On November 28, 2005, the Charlotte Observer published a letter from someone named Paul Kelly contemptuously arguing that the opinions of the King of Saudi Arabia on the world oil situation were not worth listening to because he was not elected, and that Americans only respect leaders who have a "mandate" from "the people." My response (scroll down to eighth letter) was published on December 5, more or less as I wrote it except for the omission of my parenthetical reference to the beatification of Emperor Karl by Pope John Paul II in October 2004.
Worse regimes often replace monarchies
I am no apologist for the Saudi regime. However, the attitude advocated in "If king's not elected, we need not listen" (Nov. 28 Forum) is extremely foolish and dangerous. During World War I, the saintly Emperor Karl of Austria-Hungary did everything he could to end that tragic conflict. But President Wilson, refusing to listen to an unelected monarch, insisted on the destruction of the Austro-Hungarian and German empires, paving the way for Nazism and Communism.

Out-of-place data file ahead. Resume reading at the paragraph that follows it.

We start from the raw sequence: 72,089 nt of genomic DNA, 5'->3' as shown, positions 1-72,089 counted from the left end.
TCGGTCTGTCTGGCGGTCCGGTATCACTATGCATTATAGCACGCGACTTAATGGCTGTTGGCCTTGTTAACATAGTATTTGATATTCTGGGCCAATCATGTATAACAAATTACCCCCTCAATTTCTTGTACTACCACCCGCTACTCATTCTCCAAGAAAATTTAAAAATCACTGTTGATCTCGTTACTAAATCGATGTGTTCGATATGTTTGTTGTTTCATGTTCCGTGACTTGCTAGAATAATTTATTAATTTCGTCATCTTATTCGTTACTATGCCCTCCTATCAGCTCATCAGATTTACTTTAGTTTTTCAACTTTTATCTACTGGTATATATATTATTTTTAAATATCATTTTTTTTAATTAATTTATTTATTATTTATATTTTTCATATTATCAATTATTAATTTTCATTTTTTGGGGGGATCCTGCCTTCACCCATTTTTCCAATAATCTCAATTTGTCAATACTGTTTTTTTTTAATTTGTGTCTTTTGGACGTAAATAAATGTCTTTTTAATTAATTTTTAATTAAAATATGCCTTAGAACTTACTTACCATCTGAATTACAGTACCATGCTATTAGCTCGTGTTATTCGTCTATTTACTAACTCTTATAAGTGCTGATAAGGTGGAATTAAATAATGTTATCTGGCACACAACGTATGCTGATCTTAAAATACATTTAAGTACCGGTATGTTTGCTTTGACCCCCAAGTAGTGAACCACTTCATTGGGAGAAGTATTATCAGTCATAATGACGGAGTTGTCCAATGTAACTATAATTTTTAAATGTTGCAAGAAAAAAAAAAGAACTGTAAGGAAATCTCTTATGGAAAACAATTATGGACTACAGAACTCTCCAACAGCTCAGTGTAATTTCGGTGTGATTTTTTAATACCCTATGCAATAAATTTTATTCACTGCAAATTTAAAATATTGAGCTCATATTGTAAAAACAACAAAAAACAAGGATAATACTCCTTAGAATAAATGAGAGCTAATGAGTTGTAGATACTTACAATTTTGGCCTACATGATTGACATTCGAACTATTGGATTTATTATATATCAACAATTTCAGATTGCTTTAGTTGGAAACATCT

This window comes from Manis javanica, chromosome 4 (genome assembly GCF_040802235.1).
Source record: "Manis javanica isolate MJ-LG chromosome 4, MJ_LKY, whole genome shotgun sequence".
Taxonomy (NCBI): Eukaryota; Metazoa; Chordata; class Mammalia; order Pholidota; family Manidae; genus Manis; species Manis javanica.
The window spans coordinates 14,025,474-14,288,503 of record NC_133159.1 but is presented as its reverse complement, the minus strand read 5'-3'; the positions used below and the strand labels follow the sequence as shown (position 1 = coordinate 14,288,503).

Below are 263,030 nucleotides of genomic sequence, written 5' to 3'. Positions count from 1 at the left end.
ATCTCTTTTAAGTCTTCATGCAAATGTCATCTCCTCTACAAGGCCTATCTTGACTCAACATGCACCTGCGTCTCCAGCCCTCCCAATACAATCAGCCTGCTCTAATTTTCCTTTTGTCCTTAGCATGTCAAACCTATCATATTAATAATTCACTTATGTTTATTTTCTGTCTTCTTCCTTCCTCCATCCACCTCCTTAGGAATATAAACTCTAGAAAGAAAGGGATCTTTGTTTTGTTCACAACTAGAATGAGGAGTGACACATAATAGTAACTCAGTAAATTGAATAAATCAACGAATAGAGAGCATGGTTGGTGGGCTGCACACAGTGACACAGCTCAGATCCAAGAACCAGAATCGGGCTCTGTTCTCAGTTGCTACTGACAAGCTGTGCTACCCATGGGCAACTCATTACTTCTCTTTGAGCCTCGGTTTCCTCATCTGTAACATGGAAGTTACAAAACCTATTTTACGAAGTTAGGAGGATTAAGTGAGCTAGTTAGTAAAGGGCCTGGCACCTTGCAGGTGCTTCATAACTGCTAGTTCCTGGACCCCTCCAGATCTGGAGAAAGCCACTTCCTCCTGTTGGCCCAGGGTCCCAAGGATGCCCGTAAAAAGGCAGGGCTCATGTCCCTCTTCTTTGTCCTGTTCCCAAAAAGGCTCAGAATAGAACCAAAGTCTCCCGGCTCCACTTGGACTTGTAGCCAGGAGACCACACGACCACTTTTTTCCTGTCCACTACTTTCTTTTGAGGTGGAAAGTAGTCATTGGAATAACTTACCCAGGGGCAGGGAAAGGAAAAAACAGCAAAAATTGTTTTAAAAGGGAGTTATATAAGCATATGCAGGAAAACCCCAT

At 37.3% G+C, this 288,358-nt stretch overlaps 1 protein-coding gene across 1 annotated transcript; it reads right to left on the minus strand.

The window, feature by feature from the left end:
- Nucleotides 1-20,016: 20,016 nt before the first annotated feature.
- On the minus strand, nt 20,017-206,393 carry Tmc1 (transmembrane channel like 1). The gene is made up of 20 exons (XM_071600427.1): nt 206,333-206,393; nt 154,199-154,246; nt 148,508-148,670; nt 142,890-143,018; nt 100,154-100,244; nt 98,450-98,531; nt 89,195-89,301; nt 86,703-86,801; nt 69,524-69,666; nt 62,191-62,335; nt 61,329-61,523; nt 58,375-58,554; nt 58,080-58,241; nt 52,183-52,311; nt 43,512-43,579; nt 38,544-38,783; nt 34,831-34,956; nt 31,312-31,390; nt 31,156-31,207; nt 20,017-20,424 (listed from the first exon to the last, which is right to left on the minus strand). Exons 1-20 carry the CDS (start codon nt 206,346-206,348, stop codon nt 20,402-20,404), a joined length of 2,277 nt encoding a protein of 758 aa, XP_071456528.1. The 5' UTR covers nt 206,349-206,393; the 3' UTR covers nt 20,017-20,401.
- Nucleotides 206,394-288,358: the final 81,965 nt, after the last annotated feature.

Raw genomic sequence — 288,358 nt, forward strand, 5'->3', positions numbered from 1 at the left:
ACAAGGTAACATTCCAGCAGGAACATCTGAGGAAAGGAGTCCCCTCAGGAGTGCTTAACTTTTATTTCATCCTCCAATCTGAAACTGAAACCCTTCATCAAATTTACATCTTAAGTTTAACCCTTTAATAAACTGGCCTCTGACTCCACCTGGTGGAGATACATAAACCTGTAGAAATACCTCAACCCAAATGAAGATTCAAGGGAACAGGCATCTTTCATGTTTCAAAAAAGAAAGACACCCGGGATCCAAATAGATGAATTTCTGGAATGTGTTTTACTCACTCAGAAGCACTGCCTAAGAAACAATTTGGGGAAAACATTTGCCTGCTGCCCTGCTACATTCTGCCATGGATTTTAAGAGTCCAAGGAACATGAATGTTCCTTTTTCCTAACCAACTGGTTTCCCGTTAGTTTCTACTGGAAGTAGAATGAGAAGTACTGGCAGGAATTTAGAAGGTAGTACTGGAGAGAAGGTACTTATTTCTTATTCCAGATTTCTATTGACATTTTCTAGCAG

Indeed, a cursory glance at world history will reveal that nearly every monarchy that has been overthrown has been replaced by a regime far worse. Not all Americans share the neoconservative delusion that our system is what is best for the world. Some of us understand that different cultures require different political traditions, and monarchy, which is the oldest form of government and has dominated the majority of human history, may very well be what is best for most.
Monarchy and the Media